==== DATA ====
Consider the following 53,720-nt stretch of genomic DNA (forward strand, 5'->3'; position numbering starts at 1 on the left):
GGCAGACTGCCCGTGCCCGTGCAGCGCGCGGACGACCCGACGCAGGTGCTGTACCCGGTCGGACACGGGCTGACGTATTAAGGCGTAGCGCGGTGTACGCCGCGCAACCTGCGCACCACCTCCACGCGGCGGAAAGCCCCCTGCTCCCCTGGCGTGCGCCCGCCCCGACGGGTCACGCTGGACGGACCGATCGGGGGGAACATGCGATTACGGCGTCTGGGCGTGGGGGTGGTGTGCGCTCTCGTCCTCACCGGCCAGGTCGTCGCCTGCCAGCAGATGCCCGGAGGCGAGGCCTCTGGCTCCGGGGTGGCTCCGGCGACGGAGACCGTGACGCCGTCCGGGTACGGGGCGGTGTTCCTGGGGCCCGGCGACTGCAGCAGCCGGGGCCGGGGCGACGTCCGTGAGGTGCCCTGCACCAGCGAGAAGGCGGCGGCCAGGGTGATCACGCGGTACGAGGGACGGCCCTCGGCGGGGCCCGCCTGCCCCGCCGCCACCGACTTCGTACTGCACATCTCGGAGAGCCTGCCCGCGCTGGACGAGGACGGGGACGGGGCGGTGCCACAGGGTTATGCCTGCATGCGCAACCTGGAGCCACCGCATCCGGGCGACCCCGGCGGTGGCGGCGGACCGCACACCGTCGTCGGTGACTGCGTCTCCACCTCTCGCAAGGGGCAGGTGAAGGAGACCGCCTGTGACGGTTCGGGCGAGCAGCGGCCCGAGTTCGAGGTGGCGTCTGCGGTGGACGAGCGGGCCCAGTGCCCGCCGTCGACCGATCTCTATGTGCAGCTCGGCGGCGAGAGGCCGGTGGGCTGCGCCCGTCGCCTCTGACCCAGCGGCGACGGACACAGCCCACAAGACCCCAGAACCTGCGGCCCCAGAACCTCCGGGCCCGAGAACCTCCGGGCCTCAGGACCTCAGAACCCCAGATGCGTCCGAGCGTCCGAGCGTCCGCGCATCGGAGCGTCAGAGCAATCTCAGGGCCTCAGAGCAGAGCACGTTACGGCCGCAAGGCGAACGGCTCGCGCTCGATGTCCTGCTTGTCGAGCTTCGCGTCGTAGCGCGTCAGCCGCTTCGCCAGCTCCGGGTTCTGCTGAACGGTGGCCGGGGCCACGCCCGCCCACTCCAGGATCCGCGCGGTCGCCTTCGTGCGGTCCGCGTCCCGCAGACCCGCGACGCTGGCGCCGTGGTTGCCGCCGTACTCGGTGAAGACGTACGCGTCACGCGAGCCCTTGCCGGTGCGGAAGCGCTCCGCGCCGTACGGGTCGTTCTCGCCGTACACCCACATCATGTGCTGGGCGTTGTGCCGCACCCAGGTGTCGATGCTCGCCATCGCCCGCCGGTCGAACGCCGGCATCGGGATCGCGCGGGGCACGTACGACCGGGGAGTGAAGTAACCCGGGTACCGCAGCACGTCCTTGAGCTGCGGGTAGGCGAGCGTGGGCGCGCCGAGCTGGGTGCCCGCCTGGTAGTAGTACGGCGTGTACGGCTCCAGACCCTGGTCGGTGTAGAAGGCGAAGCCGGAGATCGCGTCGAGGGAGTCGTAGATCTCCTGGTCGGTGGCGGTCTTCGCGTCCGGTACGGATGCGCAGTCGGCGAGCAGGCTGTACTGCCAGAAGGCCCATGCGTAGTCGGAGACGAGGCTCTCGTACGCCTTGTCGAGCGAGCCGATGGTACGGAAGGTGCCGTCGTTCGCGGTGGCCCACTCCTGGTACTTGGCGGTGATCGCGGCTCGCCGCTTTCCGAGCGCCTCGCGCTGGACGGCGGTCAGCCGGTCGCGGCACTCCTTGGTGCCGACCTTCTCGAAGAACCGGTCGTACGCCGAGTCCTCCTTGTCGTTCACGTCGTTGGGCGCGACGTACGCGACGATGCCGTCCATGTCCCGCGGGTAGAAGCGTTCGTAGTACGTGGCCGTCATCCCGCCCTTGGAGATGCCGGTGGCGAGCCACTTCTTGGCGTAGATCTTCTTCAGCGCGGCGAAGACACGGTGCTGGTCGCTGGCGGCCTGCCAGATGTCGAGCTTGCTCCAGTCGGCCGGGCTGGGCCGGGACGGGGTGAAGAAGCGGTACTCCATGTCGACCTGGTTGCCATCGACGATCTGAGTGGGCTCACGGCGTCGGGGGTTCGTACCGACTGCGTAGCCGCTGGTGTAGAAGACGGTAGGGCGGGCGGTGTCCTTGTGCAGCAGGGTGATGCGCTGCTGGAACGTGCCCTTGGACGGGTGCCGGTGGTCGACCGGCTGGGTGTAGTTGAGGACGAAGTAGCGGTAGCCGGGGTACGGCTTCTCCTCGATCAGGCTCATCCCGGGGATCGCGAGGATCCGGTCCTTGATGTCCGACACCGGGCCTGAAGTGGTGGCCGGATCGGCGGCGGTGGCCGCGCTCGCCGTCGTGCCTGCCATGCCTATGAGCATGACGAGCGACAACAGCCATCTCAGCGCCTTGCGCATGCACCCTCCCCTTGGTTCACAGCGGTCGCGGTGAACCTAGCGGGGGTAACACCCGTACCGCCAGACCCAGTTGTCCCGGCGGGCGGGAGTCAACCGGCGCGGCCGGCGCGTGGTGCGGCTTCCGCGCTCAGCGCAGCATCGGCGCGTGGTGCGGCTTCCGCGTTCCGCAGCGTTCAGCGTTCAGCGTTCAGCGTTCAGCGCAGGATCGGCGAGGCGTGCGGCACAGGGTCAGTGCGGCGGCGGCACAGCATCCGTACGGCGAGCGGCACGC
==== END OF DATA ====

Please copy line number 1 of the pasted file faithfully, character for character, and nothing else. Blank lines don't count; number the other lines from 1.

Consider the following 53,720-nt stretch of genomic DNA (forward strand, 5'->3'; position numbering starts at 1 on the left):